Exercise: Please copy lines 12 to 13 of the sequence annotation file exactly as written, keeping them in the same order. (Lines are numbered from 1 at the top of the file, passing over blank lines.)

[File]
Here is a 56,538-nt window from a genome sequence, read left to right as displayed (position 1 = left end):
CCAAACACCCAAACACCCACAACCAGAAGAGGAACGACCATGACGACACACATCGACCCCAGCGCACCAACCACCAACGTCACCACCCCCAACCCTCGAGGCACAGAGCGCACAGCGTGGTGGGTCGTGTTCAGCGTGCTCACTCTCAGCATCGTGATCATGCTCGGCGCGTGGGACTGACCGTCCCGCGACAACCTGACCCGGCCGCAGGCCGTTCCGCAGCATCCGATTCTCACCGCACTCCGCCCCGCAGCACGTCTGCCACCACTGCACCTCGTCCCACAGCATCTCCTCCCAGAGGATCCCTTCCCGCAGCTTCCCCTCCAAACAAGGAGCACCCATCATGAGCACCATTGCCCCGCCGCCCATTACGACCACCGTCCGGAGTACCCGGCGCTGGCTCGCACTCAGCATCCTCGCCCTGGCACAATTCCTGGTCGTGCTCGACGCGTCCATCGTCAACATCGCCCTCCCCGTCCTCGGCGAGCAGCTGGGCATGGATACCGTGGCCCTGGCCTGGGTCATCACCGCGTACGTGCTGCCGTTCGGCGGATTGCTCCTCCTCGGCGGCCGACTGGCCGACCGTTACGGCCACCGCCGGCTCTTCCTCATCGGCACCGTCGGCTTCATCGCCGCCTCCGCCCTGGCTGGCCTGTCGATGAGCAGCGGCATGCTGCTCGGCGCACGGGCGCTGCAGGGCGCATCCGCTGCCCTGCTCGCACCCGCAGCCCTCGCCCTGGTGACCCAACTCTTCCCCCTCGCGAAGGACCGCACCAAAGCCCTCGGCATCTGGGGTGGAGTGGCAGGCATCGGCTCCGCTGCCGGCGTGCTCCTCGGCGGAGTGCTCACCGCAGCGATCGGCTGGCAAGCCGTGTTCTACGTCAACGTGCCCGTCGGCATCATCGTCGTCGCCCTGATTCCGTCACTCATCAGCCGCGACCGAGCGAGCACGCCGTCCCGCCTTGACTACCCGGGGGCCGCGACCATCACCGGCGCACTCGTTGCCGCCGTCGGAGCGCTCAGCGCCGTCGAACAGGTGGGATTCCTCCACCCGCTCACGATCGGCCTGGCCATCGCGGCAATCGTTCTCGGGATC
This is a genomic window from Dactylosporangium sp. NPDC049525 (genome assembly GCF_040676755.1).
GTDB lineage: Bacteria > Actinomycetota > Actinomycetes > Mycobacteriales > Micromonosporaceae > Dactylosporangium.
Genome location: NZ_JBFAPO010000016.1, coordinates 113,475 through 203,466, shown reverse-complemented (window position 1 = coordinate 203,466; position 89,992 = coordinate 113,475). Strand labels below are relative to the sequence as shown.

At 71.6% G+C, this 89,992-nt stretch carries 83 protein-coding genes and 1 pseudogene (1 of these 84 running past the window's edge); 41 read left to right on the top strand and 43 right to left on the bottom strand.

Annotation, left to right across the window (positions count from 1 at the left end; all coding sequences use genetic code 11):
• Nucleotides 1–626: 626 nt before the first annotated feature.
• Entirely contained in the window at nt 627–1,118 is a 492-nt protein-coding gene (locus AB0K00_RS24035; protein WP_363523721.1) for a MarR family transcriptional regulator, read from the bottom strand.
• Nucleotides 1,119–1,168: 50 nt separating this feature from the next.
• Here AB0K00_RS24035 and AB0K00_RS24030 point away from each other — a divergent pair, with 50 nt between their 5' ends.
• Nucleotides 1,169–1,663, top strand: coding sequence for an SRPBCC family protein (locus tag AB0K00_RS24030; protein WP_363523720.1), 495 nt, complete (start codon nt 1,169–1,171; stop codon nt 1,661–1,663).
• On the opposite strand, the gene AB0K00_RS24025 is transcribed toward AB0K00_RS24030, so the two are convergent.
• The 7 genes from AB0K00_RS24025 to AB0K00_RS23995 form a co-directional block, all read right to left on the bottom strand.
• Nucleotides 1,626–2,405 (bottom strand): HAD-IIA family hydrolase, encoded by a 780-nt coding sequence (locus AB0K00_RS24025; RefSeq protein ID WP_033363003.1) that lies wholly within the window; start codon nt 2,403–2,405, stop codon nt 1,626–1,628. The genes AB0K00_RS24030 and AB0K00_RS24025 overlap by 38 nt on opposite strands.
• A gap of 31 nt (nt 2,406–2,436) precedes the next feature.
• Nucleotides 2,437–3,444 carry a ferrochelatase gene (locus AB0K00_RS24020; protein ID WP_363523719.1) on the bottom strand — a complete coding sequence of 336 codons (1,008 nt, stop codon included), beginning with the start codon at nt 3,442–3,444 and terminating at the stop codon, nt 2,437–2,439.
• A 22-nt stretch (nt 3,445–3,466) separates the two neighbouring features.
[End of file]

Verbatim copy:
• Nucleotides 1,169–1,663, top strand: coding sequence for an SRPBCC family protein (locus tag AB0K00_RS24030; protein WP_363523720.1), 495 nt, complete (start codon nt 1,169–1,171; stop codon nt 1,661–1,663).
• On the opposite strand, the gene AB0K00_RS24025 is transcribed toward AB0K00_RS24030, so the two are convergent.